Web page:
FadR, transcriptional co-ordination of metabolic expediency
FadR is an Escherichia coli transcriptional regulator that optimizes fatty acid metabolism in response to exogenously added fatty acids. Many bacteria grow well on long-chain fatty acids as sole carbon source, but at the expense of consuming a useful structural material. Exogenous fatty acids are readily incorporated into membrane phospholipids in place of the acyl chains synthesized by the organism, and phospholipids composed of any of a large variety of exogenously derived acyl chains make biologically functional membranes. It would be wasteful for bacteria to degrade fatty acids to acetyl-CoA and then use this acetyl-CoA to synthesize the same (or functionally equivalent) fatty acids for phospholipid synthesis. This line of reasoning suggests that bacteria might shut down endogenous fatty acid synthesis on the addition of long-chain fatty acids to the growth medium. Moreover, this shutdown could be closely coupled to fatty acid degradation, such that a bacterial cell would use a portion of the exogenous fatty acid for phospholipid synthesis while degrading the remainder to acetyl-CoA. To a degree, the bacterium could both have its cake (the acyl chains for phospholipid synthesis) and eat it (to form acetyl-CoA). This scenario turns out to be true in E. coli. The key player in this regulatory gambit is FadR, a transcription factor that acts both as a repressor of the fatty acid degradation and as an activator of fatty acid biosynthesis.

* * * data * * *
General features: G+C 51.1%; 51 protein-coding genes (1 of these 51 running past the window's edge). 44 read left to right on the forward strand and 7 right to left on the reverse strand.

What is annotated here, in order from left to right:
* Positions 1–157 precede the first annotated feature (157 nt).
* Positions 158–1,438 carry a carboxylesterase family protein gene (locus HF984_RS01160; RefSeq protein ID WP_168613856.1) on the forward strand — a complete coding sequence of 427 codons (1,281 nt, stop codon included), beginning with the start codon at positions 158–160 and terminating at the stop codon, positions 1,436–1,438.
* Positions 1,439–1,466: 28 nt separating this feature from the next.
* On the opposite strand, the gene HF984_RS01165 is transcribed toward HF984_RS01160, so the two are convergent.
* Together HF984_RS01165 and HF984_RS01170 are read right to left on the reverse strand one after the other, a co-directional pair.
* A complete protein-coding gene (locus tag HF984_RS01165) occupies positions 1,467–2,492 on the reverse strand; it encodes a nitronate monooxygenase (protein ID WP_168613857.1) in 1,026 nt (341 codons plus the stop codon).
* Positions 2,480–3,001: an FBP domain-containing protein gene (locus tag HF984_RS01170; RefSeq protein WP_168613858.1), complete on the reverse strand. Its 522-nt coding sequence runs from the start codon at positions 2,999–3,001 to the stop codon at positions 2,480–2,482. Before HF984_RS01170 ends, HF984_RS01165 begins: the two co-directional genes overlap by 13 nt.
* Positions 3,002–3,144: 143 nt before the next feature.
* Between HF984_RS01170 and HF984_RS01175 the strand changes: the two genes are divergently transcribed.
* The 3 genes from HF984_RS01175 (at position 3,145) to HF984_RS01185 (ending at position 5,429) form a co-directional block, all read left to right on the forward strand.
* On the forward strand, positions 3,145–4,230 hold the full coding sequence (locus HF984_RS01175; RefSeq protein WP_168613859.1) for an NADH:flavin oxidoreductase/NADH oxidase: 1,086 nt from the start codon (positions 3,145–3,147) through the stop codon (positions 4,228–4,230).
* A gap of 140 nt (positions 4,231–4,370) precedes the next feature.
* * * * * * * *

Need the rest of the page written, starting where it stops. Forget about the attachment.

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Document Type: Research Article
Affiliations: Department of Microbiology, University of Illinois, Urbana, IL 61801, USA.,
Publication date: August 1, 1998